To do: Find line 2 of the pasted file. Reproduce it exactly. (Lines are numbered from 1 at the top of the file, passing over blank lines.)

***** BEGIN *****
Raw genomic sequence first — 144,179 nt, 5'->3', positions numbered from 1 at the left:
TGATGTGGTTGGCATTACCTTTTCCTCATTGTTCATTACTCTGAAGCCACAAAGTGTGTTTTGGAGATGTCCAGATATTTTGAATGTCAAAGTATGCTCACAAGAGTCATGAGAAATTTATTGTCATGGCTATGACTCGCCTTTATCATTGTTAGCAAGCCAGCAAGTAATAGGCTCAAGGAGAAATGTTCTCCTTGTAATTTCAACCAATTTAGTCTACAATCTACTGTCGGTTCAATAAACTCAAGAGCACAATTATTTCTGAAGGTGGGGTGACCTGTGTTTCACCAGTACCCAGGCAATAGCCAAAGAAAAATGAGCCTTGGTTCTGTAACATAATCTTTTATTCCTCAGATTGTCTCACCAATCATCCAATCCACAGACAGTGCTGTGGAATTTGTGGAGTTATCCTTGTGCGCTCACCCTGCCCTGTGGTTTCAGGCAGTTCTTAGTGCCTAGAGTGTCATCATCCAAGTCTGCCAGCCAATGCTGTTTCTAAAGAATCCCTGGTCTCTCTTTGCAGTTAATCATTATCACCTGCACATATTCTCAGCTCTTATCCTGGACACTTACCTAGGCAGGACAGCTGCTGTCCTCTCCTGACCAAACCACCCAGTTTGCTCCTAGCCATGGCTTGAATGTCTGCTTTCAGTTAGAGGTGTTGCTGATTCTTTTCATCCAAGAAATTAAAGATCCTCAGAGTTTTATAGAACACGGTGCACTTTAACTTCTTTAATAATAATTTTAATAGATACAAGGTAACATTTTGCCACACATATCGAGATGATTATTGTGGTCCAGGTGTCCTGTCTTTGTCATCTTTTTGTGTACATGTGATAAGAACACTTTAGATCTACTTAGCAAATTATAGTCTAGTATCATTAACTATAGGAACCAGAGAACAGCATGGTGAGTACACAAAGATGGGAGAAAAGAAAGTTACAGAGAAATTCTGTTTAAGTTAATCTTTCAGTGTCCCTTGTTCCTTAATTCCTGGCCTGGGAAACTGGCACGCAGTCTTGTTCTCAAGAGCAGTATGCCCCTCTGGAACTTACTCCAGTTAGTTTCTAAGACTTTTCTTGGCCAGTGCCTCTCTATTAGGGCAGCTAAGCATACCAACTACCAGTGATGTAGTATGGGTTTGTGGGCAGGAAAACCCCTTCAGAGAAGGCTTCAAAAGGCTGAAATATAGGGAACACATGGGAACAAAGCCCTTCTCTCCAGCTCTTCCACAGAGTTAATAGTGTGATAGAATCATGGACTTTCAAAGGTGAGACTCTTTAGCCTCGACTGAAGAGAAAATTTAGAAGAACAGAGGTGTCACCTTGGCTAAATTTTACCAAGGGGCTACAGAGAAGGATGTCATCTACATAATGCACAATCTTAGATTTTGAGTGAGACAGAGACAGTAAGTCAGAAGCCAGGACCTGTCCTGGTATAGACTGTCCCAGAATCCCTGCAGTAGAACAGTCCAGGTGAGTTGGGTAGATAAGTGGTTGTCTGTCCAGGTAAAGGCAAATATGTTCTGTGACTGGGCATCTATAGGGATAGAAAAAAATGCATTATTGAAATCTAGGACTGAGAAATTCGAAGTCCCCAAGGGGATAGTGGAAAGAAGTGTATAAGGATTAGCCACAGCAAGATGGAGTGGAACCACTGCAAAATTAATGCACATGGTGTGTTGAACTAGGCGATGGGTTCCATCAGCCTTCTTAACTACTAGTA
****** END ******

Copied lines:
TGATGTGGTTGGCATTACCTTTTCCTCATTGTTCATTACTCTGAAGCCACAAAGTGTGTTTTGGAGATGTCCAGATATTTTGAATGTCAAAGTATGCTCACAAGAGTCATGAGAAATTTATTGTCATGGCTATGACTCGCCTTTATCATTGTTAGCAAGCCAGCAAGTAATAGGCTCAAGGAGAAATGTTCTCCTTGTAATTTCAACCAATTTAGTCTACAATCTACTGTCGGTTCAATAAACTCAAGAGCACAATTATTTCTGAAGGTGGGGTGACCTGTGTTTCACCAGTACCCAGGCAATAGCCAAAGAAAAATGAGCCTTGGTTCTGTAACATAATCTTTTATTCCTCAGATTGTCTCACCAATCATCCAATCCACAGACAGTGCTGTGGAATTTGTGGAGTTATCCTTGTGCGCTCACCCTGCCCTGTGGTTTCAGGCAGTTCTTAGTGCCTAGAGTGTCATCATCCAAGTCTGCCAGCCAATGCTGTTTCTAAAGAATCCCTGGTCTCTCTTTGCAGTTAATCATTATCACCTGCACATATTCTCAGCTCTTATCCTGGACACTTACCTAGGCAGGACAGCTGCTGTCCTCTCCTGACCAAACCACCCAGTTTGCTCCTAGCCATGGCTTGAATGTCTGCTTTCAGTTAGAGGTGTTGCTGATTCTTTTCATCCAAGAAATTAAAGATCCTCAGAGTTTTATAGAACACGGTGCACTTTAACTTCTTTAATAATAATTTTAATAGATACAAGGTAACATTTTGCCACACATATCGAGATGATTATTGTGGTCCAGGTGTCCTGTCTTTGTCATCTTTTTGTGTACATGTGATAAGAACACTTTAGATCTACTTAGCAAATTATAGTCTAGTATCATTAACTATAGGAACCAGAGAACAGCATGGTGAGTACACAAAGATGGGAGAAAAGAAAGTTACAGAGAAATTCTGTTTAAGTTAATCTTTCAGTGTCCCTTGTTCCTTAATTCCTGGCCTGGGAAACTGGCACGCAGTCTTGTTCTCAAGAGCAGTATGCCCCTCTGGAACTTACTCCAGTTAGTTTCTAAGACTTTTCTTGGCCAGTGCCTCTCTATTAGGGCAGCTAAGCATACCAACTACCAGTGATGTAGTATGGGTTTGTGGGCAGGAAAACCCCTTCAGAGAAGGCTTCAAAAGGCTGAAATATAGGGAACACATGGGAACAAAGCCCTTCTCTCCAGCTCTTCCACAGAGTTAATAGTGTGATAGAATCATGGACTTTCAAAGGTGAGACTCTTTAGCCTCGACTGAAGAGAAAATTTAGAAGAACAGAGGTGTCACCTTGGCTAAATTTTACCAAGGGGCTACAGAGAAGGATGTCATCTACATAATGCACAATCTTAGATTTTGAGTGAGACAGAGACAGTAAGTCAGAAGCCAGGACCTGTCCTGGTATAGACTGTCCCAGAATCCCTGCAGTAGAACAGTCCAGGTGAGTTGGGTAGATAAGTGGTTGTCTGTCCAGGTAAAGGCAAATATGTTCTGTGACTGGGCATCTATAGGGATAGAAAAAAATGCATTATTGAAATCTAGGACTGAGAAATTCGAAGTCCCCAAGGGGATAGTGGAAAGAAGTGTATAAGGATTAGCCACAGCAAGATGGAGTGGAACCACTGCAAAATTAATGCACATGGTGTGTTGAACTAGGCGATGGGTTCCATCAGCCTTCTTAACTACTAGTA